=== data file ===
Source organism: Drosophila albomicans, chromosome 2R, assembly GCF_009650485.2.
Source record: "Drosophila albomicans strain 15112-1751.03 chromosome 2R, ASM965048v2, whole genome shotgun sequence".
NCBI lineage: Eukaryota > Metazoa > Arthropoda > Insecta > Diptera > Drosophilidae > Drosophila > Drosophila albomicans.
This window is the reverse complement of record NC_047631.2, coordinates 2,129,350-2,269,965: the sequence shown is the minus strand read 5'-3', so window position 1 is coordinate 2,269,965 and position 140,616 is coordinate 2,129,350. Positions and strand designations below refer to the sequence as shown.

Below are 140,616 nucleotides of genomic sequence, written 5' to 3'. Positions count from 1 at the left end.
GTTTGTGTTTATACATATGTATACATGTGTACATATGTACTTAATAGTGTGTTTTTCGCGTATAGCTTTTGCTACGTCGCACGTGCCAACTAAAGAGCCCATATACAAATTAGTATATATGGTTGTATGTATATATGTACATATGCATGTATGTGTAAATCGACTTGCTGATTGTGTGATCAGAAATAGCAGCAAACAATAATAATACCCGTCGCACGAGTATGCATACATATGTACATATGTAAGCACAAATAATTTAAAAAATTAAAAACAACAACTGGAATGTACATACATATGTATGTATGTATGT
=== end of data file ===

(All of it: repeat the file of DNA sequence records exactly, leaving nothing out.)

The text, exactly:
Source organism: Drosophila albomicans, chromosome 2R, assembly GCF_009650485.2.
Source record: "Drosophila albomicans strain 15112-1751.03 chromosome 2R, ASM965048v2, whole genome shotgun sequence".
NCBI lineage: Eukaryota > Metazoa > Arthropoda > Insecta > Diptera > Drosophilidae > Drosophila > Drosophila albomicans.
This window is the reverse complement of record NC_047631.2, coordinates 2,129,350-2,269,965: the sequence shown is the minus strand read 5'-3', so window position 1 is coordinate 2,269,965 and position 140,616 is coordinate 2,129,350. Positions and strand designations below refer to the sequence as shown.

Below are 140,616 nucleotides of genomic sequence, written 5' to 3'. Positions count from 1 at the left end.
GTTTGTGTTTATACATATGTATACATGTGTACATATGTACTTAATAGTGTGTTTTTCGCGTATAGCTTTTGCTACGTCGCACGTGCCAACTAAAGAGCCCATATACAAATTAGTATATATGGTTGTATGTATATATGTACATATGCATGTATGTGTAAATCGACTTGCTGATTGTGTGATCAGAAATAGCAGCAAACAATAATAATACCCGTCGCACGAGTATGCATACATATGTACATATGTAAGCACAAATAATTTAAAAAATTAAAAACAACAACTGGAATGTACATACATATGTATGTATGTATGT